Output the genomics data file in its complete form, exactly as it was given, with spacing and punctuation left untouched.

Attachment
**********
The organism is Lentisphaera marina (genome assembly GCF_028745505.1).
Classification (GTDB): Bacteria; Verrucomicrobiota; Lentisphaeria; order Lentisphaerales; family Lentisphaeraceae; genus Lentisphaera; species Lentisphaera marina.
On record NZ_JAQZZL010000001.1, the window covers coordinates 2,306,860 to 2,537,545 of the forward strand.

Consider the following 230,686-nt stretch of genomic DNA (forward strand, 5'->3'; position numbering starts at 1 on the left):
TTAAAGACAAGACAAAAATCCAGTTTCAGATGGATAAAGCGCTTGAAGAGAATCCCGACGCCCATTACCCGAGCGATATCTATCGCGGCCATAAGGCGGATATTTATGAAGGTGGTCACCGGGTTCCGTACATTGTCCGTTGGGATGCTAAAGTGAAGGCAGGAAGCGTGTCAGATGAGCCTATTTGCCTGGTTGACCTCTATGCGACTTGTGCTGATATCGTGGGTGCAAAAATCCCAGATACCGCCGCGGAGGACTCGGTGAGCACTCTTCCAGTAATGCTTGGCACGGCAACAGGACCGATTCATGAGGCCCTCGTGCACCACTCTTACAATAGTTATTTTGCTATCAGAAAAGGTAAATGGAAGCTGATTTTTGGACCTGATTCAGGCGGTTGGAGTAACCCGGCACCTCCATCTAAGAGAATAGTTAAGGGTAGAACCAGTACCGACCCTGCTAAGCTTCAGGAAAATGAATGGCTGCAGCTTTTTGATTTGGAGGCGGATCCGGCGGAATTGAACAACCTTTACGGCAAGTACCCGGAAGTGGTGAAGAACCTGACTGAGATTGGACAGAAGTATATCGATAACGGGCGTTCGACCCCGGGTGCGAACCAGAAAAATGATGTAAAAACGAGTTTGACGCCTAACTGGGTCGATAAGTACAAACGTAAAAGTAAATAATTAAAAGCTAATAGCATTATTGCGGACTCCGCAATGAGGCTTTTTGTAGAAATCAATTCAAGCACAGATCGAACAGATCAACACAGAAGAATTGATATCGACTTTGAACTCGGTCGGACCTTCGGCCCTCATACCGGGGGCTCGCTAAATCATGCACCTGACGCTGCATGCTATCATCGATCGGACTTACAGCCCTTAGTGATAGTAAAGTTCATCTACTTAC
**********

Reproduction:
The organism is Lentisphaera marina (genome assembly GCF_028745505.1).
Classification (GTDB): Bacteria; Verrucomicrobiota; Lentisphaeria; order Lentisphaerales; family Lentisphaeraceae; genus Lentisphaera; species Lentisphaera marina.
On record NZ_JAQZZL010000001.1, the window covers coordinates 2,306,860 to 2,537,545 of the forward strand.

Consider the following 230,686-nt stretch of genomic DNA (forward strand, 5'->3'; position numbering starts at 1 on the left):
TTAAAGACAAGACAAAAATCCAGTTTCAGATGGATAAAGCGCTTGAAGAGAATCCCGACGCCCATTACCCGAGCGATATCTATCGCGGCCATAAGGCGGATATTTATGAAGGTGGTCACCGGGTTCCGTACATTGTCCGTTGGGATGCTAAAGTGAAGGCAGGAAGCGTGTCAGATGAGCCTATTTGCCTGGTTGACCTCTATGCGACTTGTGCTGATATCGTGGGTGCAAAAATCCCAGATACCGCCGCGGAGGACTCGGTGAGCACTCTTCCAGTAATGCTTGGCACGGCAACAGGACCGATTCATGAGGCCCTCGTGCACCACTCTTACAATAGTTATTTTGCTATCAGAAAAGGTAAATGGAAGCTGATTTTTGGACCTGATTCAGGCGGTTGGAGTAACCCGGCACCTCCATCTAAGAGAATAGTTAAGGGTAGAACCAGTACCGACCCTGCTAAGCTTCAGGAAAATGAATGGCTGCAGCTTTTTGATTTGGAGGCGGATCCGGCGGAATTGAACAACCTTTACGGCAAGTACCCGGAAGTGGTGAAGAACCTGACTGAGATTGGACAGAAGTATATCGATAACGGGCGTTCGACCCCGGGTGCGAACCAGAAAAATGATGTAAAAACGAGTTTGACGCCTAACTGGGTCGATAAGTACAAACGTAAAAGTAAATAATTAAAAGCTAATAGCATTATTGCGGACTCCGCAATGAGGCTTTTTGTAGAAATCAATTCAAGCACAGATCGAACAGATCAACACAGAAGAATTGATATCGACTTTGAACTCGGTCGGACCTTCGGCCCTCATACCGGGGGCTCGCTAAATCATGCACCTGACGCTGCATGCTATCATCGATCGGACTTACAGCCCTTAGTGATAGTAAAGTTCATCTACTTAC